Testing for USB Boot compatibility

Testing for USB Boot compatibility using a bootable USB tester tool; This segment covers methods to help you check if a computer system BIOS can boot from a USB device. It can be used to determine if the computer can boot a Linux version from a bootable USB. In most cases if the test is successful, you should have no problem running a Live USB Linux.

In addition to testing that your PC can run Linux, the included Memtest86+ system memory diagnostics program allows the user to scan their system memory for errors by booting memtest from the USB device.

Basic USB Boot Testing Essentials

  • Linux or Windows PC with Internet access
  • USB flash drive
  • Memtest86+ USB Installer.exe (Windows) or mt86+ ISO file (Linux)

Here's the source code for those who would rather compile the Memtest 86+ USB installer.

Testing for USB Boot compatibility with Memtest86+

The following explains how to install Memtest86+ on a USB device to use as a Bootable USB tester for testing for USB boot compatibility. Ultimately enabling us to quickly test whether a system can boot from USB. While also providing a means to run a Memory Tester from USB.

Creating a Memtest86+ Bootable USB from Windows

To create a Memtest86+ bootable USB from Windows to use for testing, you can use the Memtest86 USB Installer. This tool was originally created per the request of Samuel Demeulemeester, the author of memtest86+.

Memtest86+ USB Installer

  1. Download and run the Memtest86+ USB Installer.
  2. (1) Select your USB flash drive from the drop down list. (2) Then Choose Create.
  3. Once the installer has finished, Reboot your Computer and set your BIOS to boot from USB.

Creating a Memtest86+ Bootable USB from Linux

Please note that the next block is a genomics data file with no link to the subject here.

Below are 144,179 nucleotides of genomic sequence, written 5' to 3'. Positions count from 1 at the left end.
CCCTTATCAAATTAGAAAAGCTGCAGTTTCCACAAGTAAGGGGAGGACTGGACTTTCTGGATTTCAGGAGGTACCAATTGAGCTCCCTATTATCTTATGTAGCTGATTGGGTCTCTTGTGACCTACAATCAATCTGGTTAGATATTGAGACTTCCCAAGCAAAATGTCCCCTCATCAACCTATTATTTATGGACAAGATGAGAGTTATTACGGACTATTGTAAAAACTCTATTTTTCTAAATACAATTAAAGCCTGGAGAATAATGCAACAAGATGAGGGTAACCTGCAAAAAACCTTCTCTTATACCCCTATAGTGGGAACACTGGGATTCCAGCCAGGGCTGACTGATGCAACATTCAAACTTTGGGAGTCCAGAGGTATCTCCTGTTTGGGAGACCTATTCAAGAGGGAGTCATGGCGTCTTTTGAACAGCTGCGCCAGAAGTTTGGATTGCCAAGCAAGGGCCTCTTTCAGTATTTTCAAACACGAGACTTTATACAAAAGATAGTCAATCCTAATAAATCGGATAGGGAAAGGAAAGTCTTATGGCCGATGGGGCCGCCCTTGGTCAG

To create a Memtest86+ bootable USB to use for testing from Linux, you can convert and copy (dd) the ISO to your USB drive.

WARNING: This method will completely overwrite your chosen drive. Make sure you have backed up everything you want to save before proceeding.

  1. First download the mt86plus zip and extract the ISO from the zip to your desktop.
  2. Then insert a USB flash drive into your PC.
  3. Open the terminal in Linux (from Ubuntu for example Ctrl + Alt + T).
  4. From the terminal, type the following command to find out which disk is your flash drive.
    sudo fdisk -l

    Make a note of which letter belongs to your USB disk! For example /dev/sdX.

  5. Next change to the directory where you extracted your ISO file, type
    cd Desktop
  6. Type the following command replacing /dev/sdX with the letter of your USB, from step 4.
    dd if=mt86plus_6.10_64.iso of=/dev/sdX status=progress
  7. Once the copy has finished, close the terminal.
  8. Proceed to Reboot and set BIOS to boot from USB.

Setting your BIOS to Boot from USB

  1. At the (Power On Self Test) screen, enter your system BIOS using the correct key combination for your PC.
    For example; F1, F2, F10, F12, Del, etc.
  2. Use the PgUp + PgDn (up & down) arrow keys to make your USB the first boot device.
  3. Save your changes, and let the system boot.

Upon reboot, you should have a successful launch of Memtest86+ from your USB drive.

Memtest86+ running from a USB flash drive

Memtest86+ USB Boot test

This USB boot test concludes that your BIOS based system is capable of USB booting from a bootable USB device using Syslinux. If it worked, it should also be possible to run Live Linux from USB.

Additional Notes: After booting Memtest from USB, it is not necessary to complete the system memory test. However, if you have the time, it can't hurt to ensure that your computers memory is in good shape.

This test does not guarantee that your computers hardware is supported with a particular Linux distribution. It is possible to pass this test and still have problems booting Linux. For example: A video card driver may not be available by default with a particular Linux distribution which could leave you at the shell after boot.